In various parts of the country, mandarin growers are concerned about a leaf-sucking stink bug, which is currently causing their fruit to drop to the ground.
The bug, called leptoglossus membranaceus, is an indigenous pest which has become more common recently. According to citrus researchers, mandarin-producing farms all over South Africa are under threat.
Citrus Research International’s (CRI) manager for research and technical, Tim Grout, says sightings have been reported on farms in Limpopo, Mpumalanga, Northern Cape and the Eastern Cape.
Grout explains leptoglossus membranaceous is a “tip wilter” sort of stink bug.
“They normally suck new leaf shoots and cause them to wilt and droop. Sucking fruit is unusual but it has been recorded before,” he says.
The leaf-sucking stink bug is a cause for major concern because of the potential loss of revenue due to crop damage. “High populations may lead to [between] 10% to 40% of the fruit dropping to the ground,” Grout warns.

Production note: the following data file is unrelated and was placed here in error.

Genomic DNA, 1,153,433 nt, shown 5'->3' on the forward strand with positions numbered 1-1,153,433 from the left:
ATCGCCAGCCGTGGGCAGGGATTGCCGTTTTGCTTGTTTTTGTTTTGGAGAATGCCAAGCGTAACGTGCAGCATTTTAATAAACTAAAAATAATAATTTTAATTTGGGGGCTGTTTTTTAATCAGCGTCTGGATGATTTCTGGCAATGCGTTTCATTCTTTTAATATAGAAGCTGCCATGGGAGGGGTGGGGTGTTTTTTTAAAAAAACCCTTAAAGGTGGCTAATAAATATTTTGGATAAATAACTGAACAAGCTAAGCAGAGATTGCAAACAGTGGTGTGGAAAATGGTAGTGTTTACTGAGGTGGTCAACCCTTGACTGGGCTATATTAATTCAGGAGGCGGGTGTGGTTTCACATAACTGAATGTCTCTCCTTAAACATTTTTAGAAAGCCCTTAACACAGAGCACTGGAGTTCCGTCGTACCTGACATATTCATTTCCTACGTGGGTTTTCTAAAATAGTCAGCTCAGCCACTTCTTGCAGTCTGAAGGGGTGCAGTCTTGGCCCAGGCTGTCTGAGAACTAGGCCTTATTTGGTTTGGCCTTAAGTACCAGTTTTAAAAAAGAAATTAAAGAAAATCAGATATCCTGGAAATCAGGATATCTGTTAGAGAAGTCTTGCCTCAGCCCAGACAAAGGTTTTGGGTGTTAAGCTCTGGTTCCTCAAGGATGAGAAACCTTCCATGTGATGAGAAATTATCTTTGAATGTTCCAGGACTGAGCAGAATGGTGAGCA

Luckily, export programmes are not at risk
Mzansi agricultural group ANB Investments, responsible for popular brands such as ClemGold, BioGold, CitroGold and Indigo Fruit Farming, says they have also sighted tip wilters.
Communications manager Charlene Nieuwoudt explains few instances of tip wilter infections have been reported on their Indigo Fruit farm and partnering grower farms.
“[This was] in the Sunday River Valley and Western Cape, but only on some individual trees in very few orchards,” she says.
Meanwhile in the Burgersfort area in Mpumalanga, Nieuwoudt reports they have had singular swarms travelling together but causing no need to implement corrective sprays.
“It is currently also not causing any disruptions or posing risks in terms of our export programmes,” says Nieuwoudt.
Outbreak not preventable
Citrus growers with mandarins are advised to check whether leptoglossus membranaceous is in their orchards.
“After sucking the fruit, the fruit usually drops to the ground and [those fruits] cannot be marketed,” says Grout.
According to Grout, producers will simply have to bite the bullet on this one as the the outbreak was not preventable. “Growers will need to spray a pesticide that is registered for another citrus pest and that can be used close to harvest.”